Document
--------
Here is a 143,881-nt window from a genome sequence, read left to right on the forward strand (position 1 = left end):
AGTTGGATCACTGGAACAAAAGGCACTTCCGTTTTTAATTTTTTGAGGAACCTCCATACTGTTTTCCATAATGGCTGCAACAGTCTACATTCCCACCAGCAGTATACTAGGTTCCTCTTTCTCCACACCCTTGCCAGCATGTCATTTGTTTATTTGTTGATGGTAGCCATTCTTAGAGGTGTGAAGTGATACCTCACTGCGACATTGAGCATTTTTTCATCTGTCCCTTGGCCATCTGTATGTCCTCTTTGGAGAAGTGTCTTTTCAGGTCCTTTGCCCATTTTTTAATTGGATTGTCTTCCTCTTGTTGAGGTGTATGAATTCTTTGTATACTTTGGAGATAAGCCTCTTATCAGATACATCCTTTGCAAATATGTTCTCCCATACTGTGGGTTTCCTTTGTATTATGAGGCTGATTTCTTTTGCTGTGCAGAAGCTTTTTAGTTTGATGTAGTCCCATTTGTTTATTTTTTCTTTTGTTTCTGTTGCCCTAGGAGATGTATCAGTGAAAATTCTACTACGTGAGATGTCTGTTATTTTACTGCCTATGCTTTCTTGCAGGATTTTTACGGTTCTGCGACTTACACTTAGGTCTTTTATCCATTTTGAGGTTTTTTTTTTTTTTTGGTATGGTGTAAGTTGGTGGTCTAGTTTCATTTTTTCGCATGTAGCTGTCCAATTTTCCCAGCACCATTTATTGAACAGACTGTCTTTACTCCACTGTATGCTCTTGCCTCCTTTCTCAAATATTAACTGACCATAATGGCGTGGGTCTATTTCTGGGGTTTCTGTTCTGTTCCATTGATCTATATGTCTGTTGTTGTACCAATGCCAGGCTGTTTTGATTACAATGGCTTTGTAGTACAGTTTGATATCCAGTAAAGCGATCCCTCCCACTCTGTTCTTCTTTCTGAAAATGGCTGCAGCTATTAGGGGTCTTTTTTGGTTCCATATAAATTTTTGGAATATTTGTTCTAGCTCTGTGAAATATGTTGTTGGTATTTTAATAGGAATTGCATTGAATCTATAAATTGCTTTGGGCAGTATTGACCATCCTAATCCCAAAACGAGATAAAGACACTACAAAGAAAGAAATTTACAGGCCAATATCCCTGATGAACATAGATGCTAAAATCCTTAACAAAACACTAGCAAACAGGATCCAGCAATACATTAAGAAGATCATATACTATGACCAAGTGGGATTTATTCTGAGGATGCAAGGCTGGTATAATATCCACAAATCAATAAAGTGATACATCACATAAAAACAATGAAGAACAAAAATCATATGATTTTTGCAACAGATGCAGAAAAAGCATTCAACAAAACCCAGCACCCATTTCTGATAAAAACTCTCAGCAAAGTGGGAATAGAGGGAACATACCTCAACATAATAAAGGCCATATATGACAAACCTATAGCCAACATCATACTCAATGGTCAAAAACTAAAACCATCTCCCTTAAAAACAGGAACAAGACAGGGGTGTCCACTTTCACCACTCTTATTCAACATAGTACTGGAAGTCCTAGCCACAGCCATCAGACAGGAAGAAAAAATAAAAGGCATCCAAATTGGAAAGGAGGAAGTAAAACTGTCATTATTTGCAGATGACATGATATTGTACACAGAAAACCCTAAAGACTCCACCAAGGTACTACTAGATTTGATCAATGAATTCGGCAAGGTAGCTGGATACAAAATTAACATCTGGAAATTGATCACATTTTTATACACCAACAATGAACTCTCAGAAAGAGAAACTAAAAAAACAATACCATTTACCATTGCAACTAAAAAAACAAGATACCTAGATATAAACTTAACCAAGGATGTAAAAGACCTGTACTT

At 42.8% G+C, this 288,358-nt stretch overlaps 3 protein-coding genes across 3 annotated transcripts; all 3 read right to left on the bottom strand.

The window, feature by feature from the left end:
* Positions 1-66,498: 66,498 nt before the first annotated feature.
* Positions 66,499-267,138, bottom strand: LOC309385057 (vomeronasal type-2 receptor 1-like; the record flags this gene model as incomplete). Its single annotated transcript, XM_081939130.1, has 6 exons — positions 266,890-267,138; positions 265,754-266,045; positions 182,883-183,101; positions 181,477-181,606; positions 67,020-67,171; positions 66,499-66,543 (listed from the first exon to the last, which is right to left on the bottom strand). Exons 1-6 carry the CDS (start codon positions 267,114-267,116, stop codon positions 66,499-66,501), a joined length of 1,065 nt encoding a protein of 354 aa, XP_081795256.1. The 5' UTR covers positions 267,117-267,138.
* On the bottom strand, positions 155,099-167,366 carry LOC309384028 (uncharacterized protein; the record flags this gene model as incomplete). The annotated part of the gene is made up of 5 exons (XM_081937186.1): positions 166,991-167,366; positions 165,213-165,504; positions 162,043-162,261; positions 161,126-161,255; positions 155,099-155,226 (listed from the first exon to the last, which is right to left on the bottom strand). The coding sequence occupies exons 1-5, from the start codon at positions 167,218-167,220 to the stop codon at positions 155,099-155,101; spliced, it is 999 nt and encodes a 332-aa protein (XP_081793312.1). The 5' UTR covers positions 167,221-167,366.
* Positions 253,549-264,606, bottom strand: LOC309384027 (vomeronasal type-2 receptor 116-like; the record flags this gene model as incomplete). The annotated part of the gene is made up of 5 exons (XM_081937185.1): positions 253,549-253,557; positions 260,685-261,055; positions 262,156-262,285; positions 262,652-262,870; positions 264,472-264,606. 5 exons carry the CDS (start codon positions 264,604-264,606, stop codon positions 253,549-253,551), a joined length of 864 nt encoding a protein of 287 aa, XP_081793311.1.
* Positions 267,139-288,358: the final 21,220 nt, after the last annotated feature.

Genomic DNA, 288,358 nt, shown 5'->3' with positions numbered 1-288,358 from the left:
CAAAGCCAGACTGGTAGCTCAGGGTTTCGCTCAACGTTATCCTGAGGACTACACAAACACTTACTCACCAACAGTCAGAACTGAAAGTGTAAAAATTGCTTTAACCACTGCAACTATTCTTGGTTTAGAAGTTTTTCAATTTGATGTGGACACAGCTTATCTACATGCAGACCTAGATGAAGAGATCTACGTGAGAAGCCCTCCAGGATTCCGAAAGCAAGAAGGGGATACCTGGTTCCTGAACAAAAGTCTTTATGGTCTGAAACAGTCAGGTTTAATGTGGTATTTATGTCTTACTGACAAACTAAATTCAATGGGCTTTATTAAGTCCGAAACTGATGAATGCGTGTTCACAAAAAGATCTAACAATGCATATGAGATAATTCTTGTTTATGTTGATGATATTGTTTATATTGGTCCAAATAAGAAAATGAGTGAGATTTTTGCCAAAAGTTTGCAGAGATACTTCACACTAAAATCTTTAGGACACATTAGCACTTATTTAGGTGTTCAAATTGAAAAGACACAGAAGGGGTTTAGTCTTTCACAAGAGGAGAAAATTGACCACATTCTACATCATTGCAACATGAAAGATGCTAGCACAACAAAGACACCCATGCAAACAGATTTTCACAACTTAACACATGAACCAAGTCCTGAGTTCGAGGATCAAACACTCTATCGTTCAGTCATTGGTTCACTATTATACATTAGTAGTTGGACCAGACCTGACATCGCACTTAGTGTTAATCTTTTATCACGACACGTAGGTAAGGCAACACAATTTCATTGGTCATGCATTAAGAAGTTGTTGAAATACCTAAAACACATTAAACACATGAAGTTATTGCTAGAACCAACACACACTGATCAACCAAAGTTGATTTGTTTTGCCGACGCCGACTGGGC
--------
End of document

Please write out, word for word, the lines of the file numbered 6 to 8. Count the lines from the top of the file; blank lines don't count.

* Positions 66,499-267,138, bottom strand: LOC309385057 (vomeronasal type-2 receptor 1-like; the record flags this gene model as incomplete). Its single annotated transcript, XM_081939130.1, has 6 exons — positions 266,890-267,138; positions 265,754-266,045; positions 182,883-183,101; positions 181,477-181,606; positions 67,020-67,171; positions 66,499-66,543 (listed from the first exon to the last, which is right to left on the bottom strand). Exons 1-6 carry the CDS (start codon positions 267,114-267,116, stop codon positions 66,499-66,501), a joined length of 1,065 nt encoding a protein of 354 aa, XP_081795256.1. The 5' UTR covers positions 267,117-267,138.
* On the bottom strand, positions 155,099-167,366 carry LOC309384028 (uncharacterized protein; the record flags this gene model as incomplete). The annotated part of the gene is made up of 5 exons (XM_081937186.1): positions 166,991-167,366; positions 165,213-165,504; positions 162,043-162,261; positions 161,126-161,255; positions 155,099-155,226 (listed from the first exon to the last, which is right to left on the bottom strand). The coding sequence occupies exons 1-5, from the start codon at positions 167,218-167,220 to the stop codon at positions 155,099-155,101; spliced, it is 999 nt and encodes a 332-aa protein (XP_081793312.1). The 5' UTR covers positions 167,221-167,366.
* Positions 253,549-264,606, bottom strand: LOC309384027 (vomeronasal type-2 receptor 116-like; the record flags this gene model as incomplete). The annotated part of the gene is made up of 5 exons (XM_081937185.1): positions 253,549-253,557; positions 260,685-261,055; positions 262,156-262,285; positions 262,652-262,870; positions 264,472-264,606. 5 exons carry the CDS (start codon positions 264,604-264,606, stop codon positions 253,549-253,551), a joined length of 864 nt encoding a protein of 287 aa, XP_081793311.1.